The second “test” examines whether the employer has acted in such a way as to breach the implied term of mutual trust and confidence which previously existed between the parties. The breach of the implied term must be serious to entitle the employee to resign.

Generally, the necessary elements of a claim for constructive dismissal are as follows:

  1. A repudiatory breach on the part of the employer
  2. Which has been accepted by the employee as terminating the contract (their resignation); and
  3. Which is one reason for the resignation (normally the significant one); and
  4. The employee hasn’t taken too long to accept the breach

The Employment Appeal Tribunal’s judgment in Assamoi v Spirit Pub Company (Services) Ltd

The Employment Appeal Tribunal rejected the Claimant’s appeal. It found that the only substantive ground on which the Claimant was appealing was ground 1 – that of the error of law in failing to consider Bournemouth University v Buckland. The EAT found that the ET had addressed the necessary issues and that it had considered that there had not been a sufficiently serious breach of contract on the part of Mr Cooper to entitle the Claimant to resign. The EAT therefore found that the issue of whether the Respondent had “cured” the breach of contract was irrelevant.

Our specialist employment lawyers’ views on Assamoi v Spirit Pub Company (Services) Ltd

Claimants in constructive dismissal cases clearly have to be careful that the actions of their employer which they believe has breached their contract of employment are sufficiently serious to entitle them to resign. Whether a breach is sufficiently serious is both a subjective and an objective test. Claimant’s should therefore note that an action which appears to them to be extremely serious may not be interpreted as such by the Employment Tribunal.

About Chris Hadrill

Chris is a specialist employment lawyer at Redmans. He specialises in contentious and non-contentious employment matters, including breach of contract claims, compromise agreements and Employment Tribunal cases. He writes on employment law matters on a variety of websites, including Direct 2 Lawyers, Lawontheweb.co.uk, LegalVoice, the Justice Gap and his own blog. Contact Chris by emailing him at chadrill@redmans.co.uk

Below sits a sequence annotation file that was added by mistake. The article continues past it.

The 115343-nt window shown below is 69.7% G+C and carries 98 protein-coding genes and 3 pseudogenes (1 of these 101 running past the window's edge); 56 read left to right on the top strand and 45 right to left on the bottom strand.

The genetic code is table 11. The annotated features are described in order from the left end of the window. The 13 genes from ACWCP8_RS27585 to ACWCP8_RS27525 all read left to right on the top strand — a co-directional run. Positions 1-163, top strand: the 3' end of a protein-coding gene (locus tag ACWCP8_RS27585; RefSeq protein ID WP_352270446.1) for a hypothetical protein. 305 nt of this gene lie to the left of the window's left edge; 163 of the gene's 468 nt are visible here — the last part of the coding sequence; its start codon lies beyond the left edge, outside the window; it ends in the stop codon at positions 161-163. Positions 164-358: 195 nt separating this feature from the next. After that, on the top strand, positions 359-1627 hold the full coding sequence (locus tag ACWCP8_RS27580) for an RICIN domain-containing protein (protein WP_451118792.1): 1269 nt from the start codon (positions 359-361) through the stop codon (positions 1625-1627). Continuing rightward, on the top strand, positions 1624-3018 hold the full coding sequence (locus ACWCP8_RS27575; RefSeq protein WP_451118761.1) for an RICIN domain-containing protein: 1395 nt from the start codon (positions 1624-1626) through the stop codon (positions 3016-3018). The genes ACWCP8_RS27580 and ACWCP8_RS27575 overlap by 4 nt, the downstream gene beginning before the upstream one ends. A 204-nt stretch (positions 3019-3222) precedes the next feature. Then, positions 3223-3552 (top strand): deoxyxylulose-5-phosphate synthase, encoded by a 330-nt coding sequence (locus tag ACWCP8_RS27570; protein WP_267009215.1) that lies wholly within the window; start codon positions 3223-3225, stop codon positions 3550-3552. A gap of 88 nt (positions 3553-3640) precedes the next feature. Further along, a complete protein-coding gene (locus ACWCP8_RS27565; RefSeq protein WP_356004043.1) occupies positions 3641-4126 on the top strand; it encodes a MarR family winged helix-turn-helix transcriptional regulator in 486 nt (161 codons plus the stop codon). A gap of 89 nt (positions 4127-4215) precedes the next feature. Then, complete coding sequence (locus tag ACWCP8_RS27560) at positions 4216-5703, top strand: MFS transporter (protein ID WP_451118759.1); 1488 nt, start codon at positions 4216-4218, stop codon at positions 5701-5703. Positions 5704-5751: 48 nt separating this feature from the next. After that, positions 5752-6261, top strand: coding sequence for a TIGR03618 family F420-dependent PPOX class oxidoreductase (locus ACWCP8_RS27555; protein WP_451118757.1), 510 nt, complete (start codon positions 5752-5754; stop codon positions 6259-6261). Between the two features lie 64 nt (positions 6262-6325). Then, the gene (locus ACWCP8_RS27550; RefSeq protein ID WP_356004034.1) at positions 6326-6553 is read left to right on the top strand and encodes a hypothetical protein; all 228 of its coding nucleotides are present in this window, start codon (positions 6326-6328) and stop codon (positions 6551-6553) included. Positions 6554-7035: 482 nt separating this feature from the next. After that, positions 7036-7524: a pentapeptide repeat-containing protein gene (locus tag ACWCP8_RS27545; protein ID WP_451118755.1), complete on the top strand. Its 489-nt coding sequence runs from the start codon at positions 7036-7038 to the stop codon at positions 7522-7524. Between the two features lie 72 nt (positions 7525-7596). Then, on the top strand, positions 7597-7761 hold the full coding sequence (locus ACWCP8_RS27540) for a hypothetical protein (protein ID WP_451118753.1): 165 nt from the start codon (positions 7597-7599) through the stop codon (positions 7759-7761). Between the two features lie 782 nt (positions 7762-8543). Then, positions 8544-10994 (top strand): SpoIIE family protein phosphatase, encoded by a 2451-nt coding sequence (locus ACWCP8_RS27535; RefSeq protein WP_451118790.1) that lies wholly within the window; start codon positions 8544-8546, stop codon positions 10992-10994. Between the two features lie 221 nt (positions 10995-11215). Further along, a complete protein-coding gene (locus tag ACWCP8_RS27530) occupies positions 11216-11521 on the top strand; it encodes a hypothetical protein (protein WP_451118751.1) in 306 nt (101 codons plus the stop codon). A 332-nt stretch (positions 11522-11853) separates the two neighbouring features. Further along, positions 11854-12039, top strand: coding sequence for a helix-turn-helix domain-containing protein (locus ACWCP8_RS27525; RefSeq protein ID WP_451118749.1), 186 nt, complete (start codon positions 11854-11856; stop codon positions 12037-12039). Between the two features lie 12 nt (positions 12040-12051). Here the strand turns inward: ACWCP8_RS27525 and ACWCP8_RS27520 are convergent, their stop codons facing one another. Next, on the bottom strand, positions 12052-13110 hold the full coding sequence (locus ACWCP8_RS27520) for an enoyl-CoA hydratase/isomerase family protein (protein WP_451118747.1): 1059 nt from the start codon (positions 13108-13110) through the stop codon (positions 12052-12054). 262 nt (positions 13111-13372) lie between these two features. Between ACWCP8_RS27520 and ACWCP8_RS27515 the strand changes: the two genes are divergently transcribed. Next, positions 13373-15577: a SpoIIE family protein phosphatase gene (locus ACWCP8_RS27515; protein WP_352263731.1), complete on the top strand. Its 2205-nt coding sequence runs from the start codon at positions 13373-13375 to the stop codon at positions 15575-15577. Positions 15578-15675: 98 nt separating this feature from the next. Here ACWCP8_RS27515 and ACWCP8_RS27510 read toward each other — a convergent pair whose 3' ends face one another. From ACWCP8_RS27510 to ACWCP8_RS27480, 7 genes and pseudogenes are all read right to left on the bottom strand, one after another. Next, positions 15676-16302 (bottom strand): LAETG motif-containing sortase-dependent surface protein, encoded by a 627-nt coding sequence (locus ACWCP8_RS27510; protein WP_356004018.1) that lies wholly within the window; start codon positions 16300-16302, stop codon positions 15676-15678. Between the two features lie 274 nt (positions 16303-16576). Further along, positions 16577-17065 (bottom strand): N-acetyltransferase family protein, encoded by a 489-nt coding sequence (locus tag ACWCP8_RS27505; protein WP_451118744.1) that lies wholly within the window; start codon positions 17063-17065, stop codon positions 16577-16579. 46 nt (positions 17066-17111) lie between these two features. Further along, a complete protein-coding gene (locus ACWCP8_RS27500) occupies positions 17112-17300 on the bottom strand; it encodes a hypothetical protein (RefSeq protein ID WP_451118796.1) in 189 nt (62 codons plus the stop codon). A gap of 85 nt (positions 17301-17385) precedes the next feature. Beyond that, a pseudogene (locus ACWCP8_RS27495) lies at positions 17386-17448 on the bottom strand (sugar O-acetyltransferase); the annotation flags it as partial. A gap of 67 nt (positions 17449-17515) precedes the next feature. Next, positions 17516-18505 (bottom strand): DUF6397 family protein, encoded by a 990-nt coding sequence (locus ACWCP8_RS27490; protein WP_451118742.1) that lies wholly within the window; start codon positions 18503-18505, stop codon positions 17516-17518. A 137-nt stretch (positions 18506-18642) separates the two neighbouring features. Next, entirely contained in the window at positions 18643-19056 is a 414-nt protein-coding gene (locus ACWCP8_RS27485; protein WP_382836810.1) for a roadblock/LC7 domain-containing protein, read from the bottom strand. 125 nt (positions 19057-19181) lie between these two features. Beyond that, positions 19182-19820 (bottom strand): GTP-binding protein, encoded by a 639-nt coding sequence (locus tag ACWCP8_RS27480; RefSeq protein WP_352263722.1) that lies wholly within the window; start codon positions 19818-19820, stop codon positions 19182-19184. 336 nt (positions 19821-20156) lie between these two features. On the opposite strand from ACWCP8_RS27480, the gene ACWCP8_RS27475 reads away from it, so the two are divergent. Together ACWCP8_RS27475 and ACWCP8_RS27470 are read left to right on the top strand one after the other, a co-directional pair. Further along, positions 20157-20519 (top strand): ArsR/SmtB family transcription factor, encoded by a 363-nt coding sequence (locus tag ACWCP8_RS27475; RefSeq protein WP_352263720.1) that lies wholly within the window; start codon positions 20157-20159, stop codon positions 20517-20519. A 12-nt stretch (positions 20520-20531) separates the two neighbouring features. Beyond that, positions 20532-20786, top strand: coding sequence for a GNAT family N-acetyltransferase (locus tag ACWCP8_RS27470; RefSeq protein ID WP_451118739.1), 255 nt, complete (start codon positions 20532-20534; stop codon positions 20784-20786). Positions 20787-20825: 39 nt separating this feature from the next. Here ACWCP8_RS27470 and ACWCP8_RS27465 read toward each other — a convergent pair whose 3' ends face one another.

Tagged with →  

Want to talk to an expert employment law solicitor?

You'll receive a callback from a specialist within an hour

Our awards

Request a callback

    Your first name (required)

    Your last name (required)

    Your email (required)

    Your telephone number (required)

    Brief details of your enquiry

    Testimonials

    4.80 Average

    371 Reviews

    Jonathan L

    The service I received was friendly and professional. I appreciated the timely communications and Mel was always available for any questions I had. I'd definitely recommend Redmans and will use them in a heartbeat should the situation arise again.

    Posted 6 days ago

    Glyn B

    Provided a great service, covered all my requirements

    Posted 1 week ago

    Fidel A

    Redmans Solicitors recently helped me navigate a recent employment termination settlement agreement. Chris Hadrill is very professional and you will be in good hands with him. I score Redmans 4 out of 5 because things had to move fast and felt the team member assigned to my case wasn't very responsive at times. Having said that, I was very happy with the outcome and have no hesitation in recommending their services.

    Posted 1 week ago

    Nigel A

    Chris Hadrill is hugely impressive - the right blend of assured calm and savvy professionalism. I've already recommended him to friends and family.

    Posted 1 week ago

    Matt O

    I was hugely impressed with the ease of being able to work with Redmans Solicitors and their professional approach. Mel was really clear around the process, and costings required and I felt comfortable throughout. I would certainly recommend.

    Posted 1 week ago

    Bryan G

    Great response, and also happy to assist

    Posted 1 week ago